Page 123:  'fellen' - I assume that should be fallen.

Page 131:  Just havin' a wee bit bit of fun ... - 

Page 141:  A Royal of Albert's age, just barely twenty-four, who was not yet bettered, prompted whispers of ... - that ambiguous.

Page 163 and other locations:  gotten.

Page 179:  come help - conjunction.

Page 182:  playing cards and smoking cigars .... it was a ritual he had carried out since he had left prepatory school - what kind of monster was he?  Preparatory School is from 8 to 13 in the Public School system (for the benefit of any non-British people the 'Public' school system is fee paying and 'State' is just that normal non-fee paying schooling provided by the Government for all children.  I would strongly argue that children of Royalty were educated at home by a Tutor at that time.  Sons' of the Aristocracy may have been educated at Eton.

Page 183: trash? - rubbish in England.

Page 187:  London Times - it's just The Times.

Page 202:  the maid refers to Coren as 'Miss' in many places - after her marriage she would have been Your Highness, or your Grace to a servant.

Page 202:  humming birds in the garden - hello, London ... no hummingbirds.

Page 208:  humming bird - in Victorian times there were found of stuffing things, but they definitely don't flit our gardens.

Page 215 - contemptuous - insulting would have been better.

Page 216:  The pound and a half - although it was old money, it would more likely have been a guinea, which was 20 shillings, not sure about the timeline though as I think they stopped minting them in about 1814. In any event that would have sounded more authentic.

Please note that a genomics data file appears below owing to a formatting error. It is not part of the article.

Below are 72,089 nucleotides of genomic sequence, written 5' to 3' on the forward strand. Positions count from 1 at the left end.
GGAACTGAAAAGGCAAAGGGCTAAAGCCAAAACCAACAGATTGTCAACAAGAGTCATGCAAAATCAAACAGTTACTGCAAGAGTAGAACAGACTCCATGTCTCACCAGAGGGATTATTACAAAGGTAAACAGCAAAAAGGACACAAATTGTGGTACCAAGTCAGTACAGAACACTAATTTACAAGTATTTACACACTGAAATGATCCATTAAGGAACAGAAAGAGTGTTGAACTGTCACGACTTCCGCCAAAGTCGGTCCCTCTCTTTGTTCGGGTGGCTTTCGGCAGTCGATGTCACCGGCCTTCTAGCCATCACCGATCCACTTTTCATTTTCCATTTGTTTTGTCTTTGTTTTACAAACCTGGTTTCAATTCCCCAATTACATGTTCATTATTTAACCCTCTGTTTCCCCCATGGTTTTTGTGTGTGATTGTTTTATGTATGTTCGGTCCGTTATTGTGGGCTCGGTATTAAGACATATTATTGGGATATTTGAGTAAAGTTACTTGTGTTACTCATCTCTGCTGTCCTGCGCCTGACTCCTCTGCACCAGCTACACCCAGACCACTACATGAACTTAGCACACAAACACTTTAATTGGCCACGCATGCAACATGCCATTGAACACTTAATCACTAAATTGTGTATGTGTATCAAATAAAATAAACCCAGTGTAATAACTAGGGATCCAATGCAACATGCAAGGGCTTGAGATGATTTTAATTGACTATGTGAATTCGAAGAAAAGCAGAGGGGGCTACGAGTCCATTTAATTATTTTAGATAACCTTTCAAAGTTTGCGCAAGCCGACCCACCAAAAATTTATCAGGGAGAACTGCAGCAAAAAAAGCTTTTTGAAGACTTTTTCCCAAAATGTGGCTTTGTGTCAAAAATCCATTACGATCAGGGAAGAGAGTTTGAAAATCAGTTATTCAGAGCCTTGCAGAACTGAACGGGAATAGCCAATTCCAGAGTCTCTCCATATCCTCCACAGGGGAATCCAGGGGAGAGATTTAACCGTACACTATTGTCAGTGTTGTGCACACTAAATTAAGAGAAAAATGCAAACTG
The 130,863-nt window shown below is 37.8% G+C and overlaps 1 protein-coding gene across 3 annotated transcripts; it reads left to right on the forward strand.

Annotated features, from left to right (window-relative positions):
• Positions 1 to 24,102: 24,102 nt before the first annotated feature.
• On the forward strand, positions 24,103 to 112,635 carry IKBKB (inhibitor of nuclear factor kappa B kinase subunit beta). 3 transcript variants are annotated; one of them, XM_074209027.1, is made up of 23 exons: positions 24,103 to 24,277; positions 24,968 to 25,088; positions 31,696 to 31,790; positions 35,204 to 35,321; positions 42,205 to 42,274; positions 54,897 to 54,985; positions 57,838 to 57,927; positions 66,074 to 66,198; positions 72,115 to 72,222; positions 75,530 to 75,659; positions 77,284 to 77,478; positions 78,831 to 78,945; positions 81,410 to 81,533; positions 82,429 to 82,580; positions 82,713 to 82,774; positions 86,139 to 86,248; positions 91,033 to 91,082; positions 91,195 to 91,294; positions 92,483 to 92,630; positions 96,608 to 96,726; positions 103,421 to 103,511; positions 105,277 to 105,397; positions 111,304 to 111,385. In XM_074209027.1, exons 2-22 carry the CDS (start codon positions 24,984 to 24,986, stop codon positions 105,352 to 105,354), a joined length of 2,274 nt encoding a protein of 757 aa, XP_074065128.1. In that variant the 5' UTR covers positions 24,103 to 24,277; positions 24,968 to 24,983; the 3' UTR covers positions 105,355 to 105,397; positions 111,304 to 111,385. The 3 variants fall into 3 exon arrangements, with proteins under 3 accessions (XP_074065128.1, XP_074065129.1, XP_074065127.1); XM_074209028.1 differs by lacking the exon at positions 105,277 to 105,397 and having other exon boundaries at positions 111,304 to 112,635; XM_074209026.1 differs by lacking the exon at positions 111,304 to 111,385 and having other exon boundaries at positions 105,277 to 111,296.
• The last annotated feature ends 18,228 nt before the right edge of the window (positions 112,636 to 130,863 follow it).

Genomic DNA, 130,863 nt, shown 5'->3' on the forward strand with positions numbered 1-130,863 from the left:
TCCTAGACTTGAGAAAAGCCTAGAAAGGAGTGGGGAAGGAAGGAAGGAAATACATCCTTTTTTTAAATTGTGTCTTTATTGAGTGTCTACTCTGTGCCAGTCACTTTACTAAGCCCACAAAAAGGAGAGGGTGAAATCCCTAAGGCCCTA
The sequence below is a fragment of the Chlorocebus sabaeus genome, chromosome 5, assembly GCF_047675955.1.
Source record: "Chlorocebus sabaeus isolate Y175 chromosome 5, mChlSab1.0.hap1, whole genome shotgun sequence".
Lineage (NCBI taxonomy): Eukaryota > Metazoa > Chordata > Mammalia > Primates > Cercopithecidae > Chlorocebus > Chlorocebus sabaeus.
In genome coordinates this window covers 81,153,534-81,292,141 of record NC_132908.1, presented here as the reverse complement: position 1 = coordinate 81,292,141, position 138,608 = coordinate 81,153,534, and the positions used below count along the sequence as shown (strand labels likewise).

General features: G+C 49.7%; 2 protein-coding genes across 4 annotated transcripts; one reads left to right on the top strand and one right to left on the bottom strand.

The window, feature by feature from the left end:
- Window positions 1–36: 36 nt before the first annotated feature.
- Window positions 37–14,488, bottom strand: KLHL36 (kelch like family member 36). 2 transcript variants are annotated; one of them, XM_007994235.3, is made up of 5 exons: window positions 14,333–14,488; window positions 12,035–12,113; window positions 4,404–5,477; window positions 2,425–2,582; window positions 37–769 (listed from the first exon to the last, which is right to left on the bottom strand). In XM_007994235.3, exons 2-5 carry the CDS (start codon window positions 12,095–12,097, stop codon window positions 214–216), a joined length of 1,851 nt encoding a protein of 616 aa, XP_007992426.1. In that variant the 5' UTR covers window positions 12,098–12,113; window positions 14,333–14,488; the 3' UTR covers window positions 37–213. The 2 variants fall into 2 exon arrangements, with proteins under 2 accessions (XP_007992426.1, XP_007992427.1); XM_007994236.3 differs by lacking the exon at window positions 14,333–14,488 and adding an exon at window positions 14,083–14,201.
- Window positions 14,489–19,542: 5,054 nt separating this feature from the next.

Page 216:  sidewalk - pavement.

Page 222: I am sure the Prince had your best in mind - best interest in mind.

Page 226:  I should think there would have been a cat's chance in hell of a member of the Royal Family being taken to hospital at that time.

Page 250:  ... had best be getting finished dressing ourselves - messy phrasing.

Page 251: tuxedo - evening dress or dinner jacket, definitely not tuxedo.

Page 262:  cucumber and butter sandwiches - ah, this made me chuckle, butter is not considered an actual ingredient, it's spread on the bread, so it is simply a cucumber sandwich.

Page 269:  pants - they are under-garments, so therefore it would be trousers or breeches.

Page 277: Metropolitan Police - ok, I'll give him this one, they became that around 1829, before that it was the Runners.

Page 285: gotten - unacceptable, when the author has proved he could rise above use of that word.

Page 285:  London Zoo - Zoological Society of London in Regent's Park c. 1828, prior to that I believe it was at either The Tower.

What a list?

Happy reading.



1 comment:

  1. Kay ... you're the best. I love the way you review. Thank you for reading Ripper: A Love Story. The good, the bad, and the ugly, it's all great and great help too. And, you can bet the next time I place a story anywhere near the British shores, I'll be stopping by your place for a good "once over" before I send the ms off to the publisher. All the best to you and thank you, Rich Devin